Did you know the town of Moraga traces its name to a Mexican soldier who never rose above the rank of private? Joaquin Moraga and his cousin Juan Bernal were granted a 13,000-acre tract of land in 1841 that's now home to Moraga, Orinda and Lafayette -- Rancho de los Palos Colorado -- as payment for their military service to Mexico, which had more land than money.
Did you know the Moraga redwoods, on the eastern slope of the Oakland hills, once grew to such towering heights that they were visible from ships sailing along the California coast? The trees were harvested in the 1850s and used for construction in San Francisco and Sacramento.
Did you know that many of Moraga's earliest residents were squatters who migrated west after the California Gold Rush played out? They became ranchers and farmers, staking claims through the heart of the Moraga Valley.
Few people know more about the history of what she calls the "hidden gem" of Contra Costa County than Susan Sperry, former schoolteacher and current president of the Moraga Historical Society. Her roots run deep.
"My father bought this property we're on -- the original 80 acres -- in March 1944, and I was born that June," she said, noting that the price was $125 an acre and he needed a loan to come up with the down payment.
She grew up just a few miles from Saint Mary's College, and fondly remembers watching the community come of age. It was mainly fields and orchards at first, and mail had to be picked up at the train station. Students who wanted to attend high school traveled by train to Concord. Shoppers went to Lafayette or Walnut Creek, at least until Donald Rheem opened a shopping center in 1954.
"When my mother's friends from Alameda would come out for a visit, they'd say, 'Oh, why do you want to live way out here?'" Sperry said. "Now, when people come out here, they say, 'Is there any property for sale -- we'd like to live here.'"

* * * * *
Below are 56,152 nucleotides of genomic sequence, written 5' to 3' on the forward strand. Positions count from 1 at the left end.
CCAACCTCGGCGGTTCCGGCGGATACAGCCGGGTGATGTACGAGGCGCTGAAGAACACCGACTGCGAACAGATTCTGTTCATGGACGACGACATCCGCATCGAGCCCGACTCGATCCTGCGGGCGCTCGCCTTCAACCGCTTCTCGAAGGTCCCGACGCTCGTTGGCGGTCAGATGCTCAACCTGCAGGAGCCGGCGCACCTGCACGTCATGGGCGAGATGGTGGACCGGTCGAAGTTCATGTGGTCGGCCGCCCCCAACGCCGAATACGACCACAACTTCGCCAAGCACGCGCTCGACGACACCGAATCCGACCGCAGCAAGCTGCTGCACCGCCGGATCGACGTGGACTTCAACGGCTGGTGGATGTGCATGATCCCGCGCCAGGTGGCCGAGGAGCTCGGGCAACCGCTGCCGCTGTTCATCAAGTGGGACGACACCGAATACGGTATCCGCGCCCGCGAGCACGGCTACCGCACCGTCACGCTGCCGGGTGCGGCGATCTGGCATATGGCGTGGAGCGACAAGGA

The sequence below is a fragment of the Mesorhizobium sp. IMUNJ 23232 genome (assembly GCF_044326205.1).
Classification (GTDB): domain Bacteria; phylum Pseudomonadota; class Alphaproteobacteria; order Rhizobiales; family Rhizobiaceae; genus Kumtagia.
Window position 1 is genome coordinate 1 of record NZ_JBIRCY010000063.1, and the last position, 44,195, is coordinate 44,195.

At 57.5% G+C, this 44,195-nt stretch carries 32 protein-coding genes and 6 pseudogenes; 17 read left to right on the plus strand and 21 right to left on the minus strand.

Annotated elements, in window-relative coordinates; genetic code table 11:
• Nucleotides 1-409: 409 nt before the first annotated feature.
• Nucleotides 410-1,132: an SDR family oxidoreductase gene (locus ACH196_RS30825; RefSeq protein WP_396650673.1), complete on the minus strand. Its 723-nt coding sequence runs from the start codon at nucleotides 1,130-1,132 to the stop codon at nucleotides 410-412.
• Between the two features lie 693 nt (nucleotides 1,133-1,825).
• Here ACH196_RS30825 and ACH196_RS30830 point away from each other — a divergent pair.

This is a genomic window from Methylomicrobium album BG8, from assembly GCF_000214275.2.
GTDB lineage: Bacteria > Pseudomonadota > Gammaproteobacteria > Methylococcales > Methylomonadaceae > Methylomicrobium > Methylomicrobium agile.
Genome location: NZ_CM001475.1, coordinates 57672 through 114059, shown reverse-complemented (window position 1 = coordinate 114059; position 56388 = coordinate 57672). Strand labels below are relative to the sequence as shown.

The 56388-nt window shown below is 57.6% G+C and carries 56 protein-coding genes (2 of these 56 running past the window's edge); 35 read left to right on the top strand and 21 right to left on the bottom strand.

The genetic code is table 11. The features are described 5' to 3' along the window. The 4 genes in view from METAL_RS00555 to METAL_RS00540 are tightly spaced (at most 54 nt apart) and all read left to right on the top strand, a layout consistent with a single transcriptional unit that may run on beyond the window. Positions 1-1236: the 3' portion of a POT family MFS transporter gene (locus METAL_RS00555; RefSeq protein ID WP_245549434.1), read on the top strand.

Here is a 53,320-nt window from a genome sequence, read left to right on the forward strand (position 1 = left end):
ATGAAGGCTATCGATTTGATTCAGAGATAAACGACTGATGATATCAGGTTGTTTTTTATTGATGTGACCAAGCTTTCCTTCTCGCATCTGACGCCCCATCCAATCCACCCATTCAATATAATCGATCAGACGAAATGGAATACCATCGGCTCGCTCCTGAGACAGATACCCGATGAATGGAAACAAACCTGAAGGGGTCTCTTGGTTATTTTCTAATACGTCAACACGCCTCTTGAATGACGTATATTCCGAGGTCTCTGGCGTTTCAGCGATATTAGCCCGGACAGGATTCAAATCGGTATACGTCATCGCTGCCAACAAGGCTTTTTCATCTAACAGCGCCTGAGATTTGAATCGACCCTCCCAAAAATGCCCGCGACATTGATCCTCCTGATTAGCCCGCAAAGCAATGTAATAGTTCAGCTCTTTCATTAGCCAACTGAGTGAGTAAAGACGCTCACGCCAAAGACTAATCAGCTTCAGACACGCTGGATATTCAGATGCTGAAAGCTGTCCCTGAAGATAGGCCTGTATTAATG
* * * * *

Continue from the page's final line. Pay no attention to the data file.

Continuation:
It's little wonder that Sperry came to treasure each morsel she uncovered about the region's history. Among her undertakings was a collection of oral histories from descendants of the earliest-arriving families.
She learned that when Ernest Trelut and his brothers, who came to Moraga in 1880, took their crops to market in Oakland, the round trip by wagon took three days. She learned that when wheat was farmed in Moraga, crews from different farms all pitched in, sharing one thresher among them.
That small-town spirit -- neighbor looking out for neighbor -- has always been a part of Moraga, she said, recalling examples from when her adult daughters were teenagers.
"After Serina got a car, one of her teachers called me and said, 'I saw Serina today, and she was driving too fast.' Another time, the orthodontist called me and said, 'I saw Cristina hanging out with the wrong group of kids.'"
One of the few drawbacks of growth -- the population now exceeds 16,000 -- has been a small uptick in crime. "At one time," Sperry said, "we had one of the safest communities in the state. We never locked our doors. We left the keys in our cars. We don't do that anymore."
That hasn't lessened her love of Moraga or its colorful history. And next week she'll do what she does so well. She'll speak to about 200 third-graders during an annual event at the Moraga History Center, where young minds will learn the story of their town from the person who knows it best.
Contact Tom Barnidge at firstname.lastname@example.org.